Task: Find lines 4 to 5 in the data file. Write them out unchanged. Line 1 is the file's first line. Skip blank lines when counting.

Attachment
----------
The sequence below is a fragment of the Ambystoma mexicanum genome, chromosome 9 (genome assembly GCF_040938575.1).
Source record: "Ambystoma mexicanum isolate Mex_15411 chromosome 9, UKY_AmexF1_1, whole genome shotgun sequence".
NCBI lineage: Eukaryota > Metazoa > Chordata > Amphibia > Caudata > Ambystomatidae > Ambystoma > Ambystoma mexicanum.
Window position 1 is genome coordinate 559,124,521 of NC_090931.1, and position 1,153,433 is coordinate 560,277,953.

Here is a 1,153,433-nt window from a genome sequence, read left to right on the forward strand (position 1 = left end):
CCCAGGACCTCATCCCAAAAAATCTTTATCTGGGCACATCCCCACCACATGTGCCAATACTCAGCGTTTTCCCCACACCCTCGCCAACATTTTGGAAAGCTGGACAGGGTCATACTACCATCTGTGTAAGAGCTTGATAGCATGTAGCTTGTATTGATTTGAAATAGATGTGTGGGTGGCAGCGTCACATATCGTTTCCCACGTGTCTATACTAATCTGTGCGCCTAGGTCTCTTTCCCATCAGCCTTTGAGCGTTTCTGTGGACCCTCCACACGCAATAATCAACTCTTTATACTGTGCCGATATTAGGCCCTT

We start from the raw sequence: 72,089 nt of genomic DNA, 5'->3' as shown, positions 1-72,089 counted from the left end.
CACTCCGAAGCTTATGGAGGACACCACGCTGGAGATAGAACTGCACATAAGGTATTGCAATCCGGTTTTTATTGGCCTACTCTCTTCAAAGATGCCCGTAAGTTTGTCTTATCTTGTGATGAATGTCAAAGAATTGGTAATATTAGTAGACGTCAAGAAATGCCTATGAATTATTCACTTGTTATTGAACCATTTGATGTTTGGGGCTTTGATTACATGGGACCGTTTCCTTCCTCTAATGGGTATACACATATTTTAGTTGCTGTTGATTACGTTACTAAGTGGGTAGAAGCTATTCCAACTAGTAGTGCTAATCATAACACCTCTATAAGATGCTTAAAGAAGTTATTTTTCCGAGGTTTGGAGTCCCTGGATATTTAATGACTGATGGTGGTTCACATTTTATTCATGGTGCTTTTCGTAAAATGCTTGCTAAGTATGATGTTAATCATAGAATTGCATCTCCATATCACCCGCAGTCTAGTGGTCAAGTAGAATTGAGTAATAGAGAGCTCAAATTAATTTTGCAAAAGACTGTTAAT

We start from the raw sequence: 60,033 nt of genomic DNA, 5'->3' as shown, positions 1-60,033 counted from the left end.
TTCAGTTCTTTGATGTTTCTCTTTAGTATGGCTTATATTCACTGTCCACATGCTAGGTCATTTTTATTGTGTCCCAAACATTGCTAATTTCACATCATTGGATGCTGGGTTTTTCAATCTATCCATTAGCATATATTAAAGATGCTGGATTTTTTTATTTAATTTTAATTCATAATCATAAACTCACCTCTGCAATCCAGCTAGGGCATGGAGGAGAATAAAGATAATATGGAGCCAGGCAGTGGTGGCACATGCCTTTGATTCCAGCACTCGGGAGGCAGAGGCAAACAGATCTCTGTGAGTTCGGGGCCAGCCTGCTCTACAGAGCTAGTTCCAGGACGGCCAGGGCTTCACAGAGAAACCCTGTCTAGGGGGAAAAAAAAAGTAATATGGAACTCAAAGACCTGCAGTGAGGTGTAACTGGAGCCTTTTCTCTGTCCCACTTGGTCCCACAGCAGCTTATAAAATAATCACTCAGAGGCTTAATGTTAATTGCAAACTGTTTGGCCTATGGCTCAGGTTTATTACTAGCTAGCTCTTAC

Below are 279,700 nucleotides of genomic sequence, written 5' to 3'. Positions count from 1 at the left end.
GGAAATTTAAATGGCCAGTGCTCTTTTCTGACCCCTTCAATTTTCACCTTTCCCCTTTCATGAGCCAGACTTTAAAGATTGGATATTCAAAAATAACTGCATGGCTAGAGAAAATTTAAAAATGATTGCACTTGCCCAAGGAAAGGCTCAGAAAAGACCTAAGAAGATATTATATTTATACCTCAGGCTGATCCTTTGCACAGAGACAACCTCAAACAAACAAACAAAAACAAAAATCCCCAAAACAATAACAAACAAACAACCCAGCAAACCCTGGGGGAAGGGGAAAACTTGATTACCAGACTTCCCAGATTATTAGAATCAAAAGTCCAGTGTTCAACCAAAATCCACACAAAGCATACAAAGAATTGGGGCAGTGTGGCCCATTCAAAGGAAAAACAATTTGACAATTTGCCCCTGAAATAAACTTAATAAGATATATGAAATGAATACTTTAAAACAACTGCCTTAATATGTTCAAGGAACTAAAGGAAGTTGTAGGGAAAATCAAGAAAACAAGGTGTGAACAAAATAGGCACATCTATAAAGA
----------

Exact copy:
Window position 1 is genome coordinate 559,124,521 of NC_090931.1, and position 1,153,433 is coordinate 560,277,953.

Here is a 1,153,433-nt window from a genome sequence, read left to right on the forward strand (position 1 = left end):